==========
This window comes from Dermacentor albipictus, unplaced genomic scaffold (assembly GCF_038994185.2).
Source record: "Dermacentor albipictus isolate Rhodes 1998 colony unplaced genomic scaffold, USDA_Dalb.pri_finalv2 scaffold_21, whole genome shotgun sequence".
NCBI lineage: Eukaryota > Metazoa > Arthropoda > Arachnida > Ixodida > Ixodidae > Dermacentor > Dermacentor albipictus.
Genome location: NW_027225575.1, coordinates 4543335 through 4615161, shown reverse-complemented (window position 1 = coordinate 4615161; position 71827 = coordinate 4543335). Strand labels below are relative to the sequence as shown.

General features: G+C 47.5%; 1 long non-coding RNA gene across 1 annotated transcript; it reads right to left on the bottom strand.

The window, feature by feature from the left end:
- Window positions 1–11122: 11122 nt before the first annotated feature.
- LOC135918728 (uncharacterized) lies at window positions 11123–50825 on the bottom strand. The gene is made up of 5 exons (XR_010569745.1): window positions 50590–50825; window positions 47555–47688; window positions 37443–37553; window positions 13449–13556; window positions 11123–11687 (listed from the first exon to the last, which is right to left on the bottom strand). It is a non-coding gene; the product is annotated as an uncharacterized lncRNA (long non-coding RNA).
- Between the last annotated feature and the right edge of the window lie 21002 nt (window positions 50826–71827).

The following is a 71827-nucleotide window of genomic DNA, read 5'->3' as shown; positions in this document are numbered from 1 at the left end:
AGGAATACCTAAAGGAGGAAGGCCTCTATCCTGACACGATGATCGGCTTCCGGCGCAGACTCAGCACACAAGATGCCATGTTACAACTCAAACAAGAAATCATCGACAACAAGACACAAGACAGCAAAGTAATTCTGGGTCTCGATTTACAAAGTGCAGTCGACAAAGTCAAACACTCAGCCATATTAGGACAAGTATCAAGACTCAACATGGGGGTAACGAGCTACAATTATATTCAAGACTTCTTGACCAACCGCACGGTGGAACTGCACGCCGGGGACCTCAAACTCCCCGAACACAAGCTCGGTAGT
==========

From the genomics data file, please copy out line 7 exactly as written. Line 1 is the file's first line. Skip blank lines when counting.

- Window positions 1–11122: 11122 nt before the first annotated feature.